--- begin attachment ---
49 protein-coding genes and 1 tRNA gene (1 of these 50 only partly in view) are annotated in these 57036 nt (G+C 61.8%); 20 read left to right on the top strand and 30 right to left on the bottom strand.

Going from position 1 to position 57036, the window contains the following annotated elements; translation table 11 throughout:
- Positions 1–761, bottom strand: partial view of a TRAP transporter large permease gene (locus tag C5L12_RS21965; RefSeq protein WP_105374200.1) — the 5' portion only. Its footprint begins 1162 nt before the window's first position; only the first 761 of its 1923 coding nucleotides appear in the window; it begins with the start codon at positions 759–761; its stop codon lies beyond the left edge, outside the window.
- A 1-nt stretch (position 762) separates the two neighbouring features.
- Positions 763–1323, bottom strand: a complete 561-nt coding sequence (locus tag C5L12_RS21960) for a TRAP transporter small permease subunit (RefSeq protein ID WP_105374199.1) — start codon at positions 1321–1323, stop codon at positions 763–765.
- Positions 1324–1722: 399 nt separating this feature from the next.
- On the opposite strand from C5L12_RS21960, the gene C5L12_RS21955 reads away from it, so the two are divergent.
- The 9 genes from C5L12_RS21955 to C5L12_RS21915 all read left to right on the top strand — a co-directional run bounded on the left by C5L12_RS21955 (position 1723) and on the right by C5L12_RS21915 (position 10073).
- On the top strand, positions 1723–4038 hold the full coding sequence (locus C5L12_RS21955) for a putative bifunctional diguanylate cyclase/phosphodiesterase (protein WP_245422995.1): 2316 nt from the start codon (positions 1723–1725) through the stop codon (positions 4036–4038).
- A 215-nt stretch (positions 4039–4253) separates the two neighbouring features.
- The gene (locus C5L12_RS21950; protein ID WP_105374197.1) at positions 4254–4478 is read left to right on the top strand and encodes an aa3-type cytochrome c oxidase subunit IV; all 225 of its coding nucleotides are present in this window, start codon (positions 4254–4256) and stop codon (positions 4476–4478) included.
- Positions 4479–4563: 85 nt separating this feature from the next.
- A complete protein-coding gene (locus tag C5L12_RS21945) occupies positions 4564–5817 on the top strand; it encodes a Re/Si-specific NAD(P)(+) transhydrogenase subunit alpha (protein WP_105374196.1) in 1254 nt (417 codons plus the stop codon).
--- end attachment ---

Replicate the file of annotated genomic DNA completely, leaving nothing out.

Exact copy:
49 protein-coding genes and 1 tRNA gene (1 of these 50 only partly in view) are annotated in these 57036 nt (G+C 61.8%); 20 read left to right on the top strand and 30 right to left on the bottom strand.

Going from position 1 to position 57036, the window contains the following annotated elements; translation table 11 throughout:
- Positions 1–761, bottom strand: partial view of a TRAP transporter large permease gene (locus tag C5L12_RS21965; RefSeq protein WP_105374200.1) — the 5' portion only. Its footprint begins 1162 nt before the window's first position; only the first 761 of its 1923 coding nucleotides appear in the window; it begins with the start codon at positions 759–761; its stop codon lies beyond the left edge, outside the window.
- A 1-nt stretch (position 762) separates the two neighbouring features.
- Positions 763–1323, bottom strand: a complete 561-nt coding sequence (locus tag C5L12_RS21960) for a TRAP transporter small permease subunit (RefSeq protein ID WP_105374199.1) — start codon at positions 1321–1323, stop codon at positions 763–765.
- Positions 1324–1722: 399 nt separating this feature from the next.
- On the opposite strand from C5L12_RS21960, the gene C5L12_RS21955 reads away from it, so the two are divergent.
- The 9 genes from C5L12_RS21955 to C5L12_RS21915 all read left to right on the top strand — a co-directional run bounded on the left by C5L12_RS21955 (position 1723) and on the right by C5L12_RS21915 (position 10073).
- On the top strand, positions 1723–4038 hold the full coding sequence (locus C5L12_RS21955) for a putative bifunctional diguanylate cyclase/phosphodiesterase (protein WP_245422995.1): 2316 nt from the start codon (positions 1723–1725) through the stop codon (positions 4036–4038).
- A 215-nt stretch (positions 4039–4253) separates the two neighbouring features.
- The gene (locus C5L12_RS21950; protein ID WP_105374197.1) at positions 4254–4478 is read left to right on the top strand and encodes an aa3-type cytochrome c oxidase subunit IV; all 225 of its coding nucleotides are present in this window, start codon (positions 4254–4256) and stop codon (positions 4476–4478) included.
- Positions 4479–4563: 85 nt separating this feature from the next.
- A complete protein-coding gene (locus tag C5L12_RS21945) occupies positions 4564–5817 on the top strand; it encodes a Re/Si-specific NAD(P)(+) transhydrogenase subunit alpha (protein WP_105374196.1) in 1254 nt (417 codons plus the stop codon).